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Atmospheric Measurement Techniques An interactive open-access journal of the European Geosciences Union
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Volume 11, issue 5 | Copyright
Atmos. Meas. Tech., 11, 3021-3029, 2018
© Author(s) 2018. This work is distributed under
the Creative Commons Attribution 4.0 License.

Research article 24 May 2018

Research article | 24 May 2018

Is it feasible to estimate radiosonde biases from interlaced measurements?

Stefanie Kremser1, Jordis S. Tradowsky1,2,3, Henning W. Rust2, and Greg E. Bodeker1 Stefanie Kremser et al.
  • 1Bodeker Scientific, 42 Russell Street, Alexandra, New Zealand
  • 2Institute for Meteorology, Freie Universität Berlin, Carl-Heinrich-Becker Weg 6–10, Berlin, Germany
  • 3National Institute of Water and Atmospheric Research, Lauder, New Zealand

Abstract. Upper-air measurements of essential climate variables (ECVs), such as temperature, are crucial for climate monitoring and climate change detection. Because of the internal variability of the climate system, many decades of measurements are typically required to robustly detect any trend in the climate data record. It is imperative for the records to be temporally homogeneous over many decades to confidently estimate any trend. Historically, records of upper-air measurements were primarily made for short-term weather forecasts and as such are seldom suitable for studying long-term climate change as they lack the required continuity and homogeneity. Recognizing this, the Global Climate Observing System (GCOS) Reference Upper-Air Network (GRUAN) has been established to provide reference-quality measurements of climate variables, such as temperature, pressure, and humidity, together with well-characterized and traceable estimates of the measurement uncertainty. To ensure that GRUAN data products are suitable to detect climate change, a scientifically robust instrument replacement strategy must always be adopted whenever there is a change in instrumentation. By fully characterizing any systematic differences between the old and new measurement system a temporally homogeneous data series can be created. One strategy is to operate both the old and new instruments in tandem for some overlap period to characterize any inter-instrument biases. However, this strategy can be prohibitively expensive at measurement sites operated by national weather services or research institutes. An alternative strategy that has been proposed is to alternate between the old and new instruments, so-called interlacing, and then statistically derive the systematic biases between the two instruments. Here we investigate the feasibility of such an approach specifically for radiosondes, i.e. flying the old and new instruments on alternating days. Synthetic data sets are used to explore the applicability of this statistical approach to radiosonde change management.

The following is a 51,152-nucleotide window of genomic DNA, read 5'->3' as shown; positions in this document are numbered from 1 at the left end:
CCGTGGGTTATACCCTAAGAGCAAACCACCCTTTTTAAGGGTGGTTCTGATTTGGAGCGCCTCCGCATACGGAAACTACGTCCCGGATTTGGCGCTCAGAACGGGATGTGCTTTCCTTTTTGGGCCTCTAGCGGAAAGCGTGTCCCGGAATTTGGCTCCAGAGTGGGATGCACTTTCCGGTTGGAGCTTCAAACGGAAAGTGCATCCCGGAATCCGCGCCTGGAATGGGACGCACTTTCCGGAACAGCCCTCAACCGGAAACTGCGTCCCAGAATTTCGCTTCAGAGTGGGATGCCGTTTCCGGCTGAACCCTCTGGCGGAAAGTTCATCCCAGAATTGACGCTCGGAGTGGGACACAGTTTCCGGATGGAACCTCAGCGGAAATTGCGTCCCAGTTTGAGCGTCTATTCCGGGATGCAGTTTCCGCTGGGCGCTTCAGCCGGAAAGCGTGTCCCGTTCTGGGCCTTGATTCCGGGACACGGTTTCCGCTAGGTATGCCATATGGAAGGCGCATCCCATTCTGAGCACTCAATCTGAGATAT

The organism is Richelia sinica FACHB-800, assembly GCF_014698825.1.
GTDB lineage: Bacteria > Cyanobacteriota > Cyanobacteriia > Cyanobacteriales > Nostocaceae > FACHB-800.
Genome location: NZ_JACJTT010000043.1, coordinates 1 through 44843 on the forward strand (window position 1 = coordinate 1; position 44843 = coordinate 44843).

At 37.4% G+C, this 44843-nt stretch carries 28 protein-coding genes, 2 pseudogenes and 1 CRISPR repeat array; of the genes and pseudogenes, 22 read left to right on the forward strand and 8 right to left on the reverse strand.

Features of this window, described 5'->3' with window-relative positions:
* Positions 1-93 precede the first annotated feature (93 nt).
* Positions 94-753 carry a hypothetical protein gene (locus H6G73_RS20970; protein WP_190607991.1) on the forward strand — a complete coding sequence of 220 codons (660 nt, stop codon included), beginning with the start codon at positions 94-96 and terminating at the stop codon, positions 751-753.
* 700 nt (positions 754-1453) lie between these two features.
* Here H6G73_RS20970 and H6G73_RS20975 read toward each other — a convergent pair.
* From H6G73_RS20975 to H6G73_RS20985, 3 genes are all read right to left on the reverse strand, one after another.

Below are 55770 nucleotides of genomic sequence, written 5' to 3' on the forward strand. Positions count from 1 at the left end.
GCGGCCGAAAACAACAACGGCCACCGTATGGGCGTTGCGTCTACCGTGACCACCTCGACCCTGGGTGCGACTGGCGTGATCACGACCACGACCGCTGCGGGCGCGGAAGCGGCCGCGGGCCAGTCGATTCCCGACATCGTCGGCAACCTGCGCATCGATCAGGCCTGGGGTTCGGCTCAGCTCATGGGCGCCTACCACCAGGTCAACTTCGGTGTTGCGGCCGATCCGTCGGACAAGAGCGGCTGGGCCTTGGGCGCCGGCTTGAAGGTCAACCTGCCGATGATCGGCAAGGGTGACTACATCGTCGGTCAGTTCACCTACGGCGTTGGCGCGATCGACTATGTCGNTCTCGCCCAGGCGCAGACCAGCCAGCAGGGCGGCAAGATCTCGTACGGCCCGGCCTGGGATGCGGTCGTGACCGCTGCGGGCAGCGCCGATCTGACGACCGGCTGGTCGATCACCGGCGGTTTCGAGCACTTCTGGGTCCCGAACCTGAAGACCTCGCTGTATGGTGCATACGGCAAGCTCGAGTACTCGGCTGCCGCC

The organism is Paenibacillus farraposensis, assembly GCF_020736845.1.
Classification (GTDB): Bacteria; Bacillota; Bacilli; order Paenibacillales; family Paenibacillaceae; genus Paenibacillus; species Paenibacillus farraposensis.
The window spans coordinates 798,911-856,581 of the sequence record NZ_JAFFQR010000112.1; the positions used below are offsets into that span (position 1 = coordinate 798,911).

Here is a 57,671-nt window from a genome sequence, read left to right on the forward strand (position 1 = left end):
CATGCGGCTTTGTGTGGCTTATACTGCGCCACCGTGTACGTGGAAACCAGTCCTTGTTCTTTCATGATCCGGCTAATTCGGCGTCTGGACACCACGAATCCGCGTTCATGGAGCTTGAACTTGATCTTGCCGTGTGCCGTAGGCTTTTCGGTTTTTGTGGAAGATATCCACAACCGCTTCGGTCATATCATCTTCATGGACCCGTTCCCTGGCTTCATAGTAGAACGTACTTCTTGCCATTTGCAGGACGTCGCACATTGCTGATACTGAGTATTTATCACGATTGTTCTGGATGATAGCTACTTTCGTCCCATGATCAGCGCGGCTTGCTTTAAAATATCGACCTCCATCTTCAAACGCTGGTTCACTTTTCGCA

Publications Copernicus
Short summary
We investigate the feasibility of quantifying the difference in biases of two instrument types (i.e. radiosondes) by flying the old and new instruments on alternating days, so-called interlacing, to statistically derive the systematic biases between the instruments. While it is in principle possible to estimate the difference between two instrument biases from interlaced measurements, the number of required interlaced flights is very large for reasonable autocorrelation coefficient values.
We investigate the feasibility of quantifying the difference in biases of two instrument types...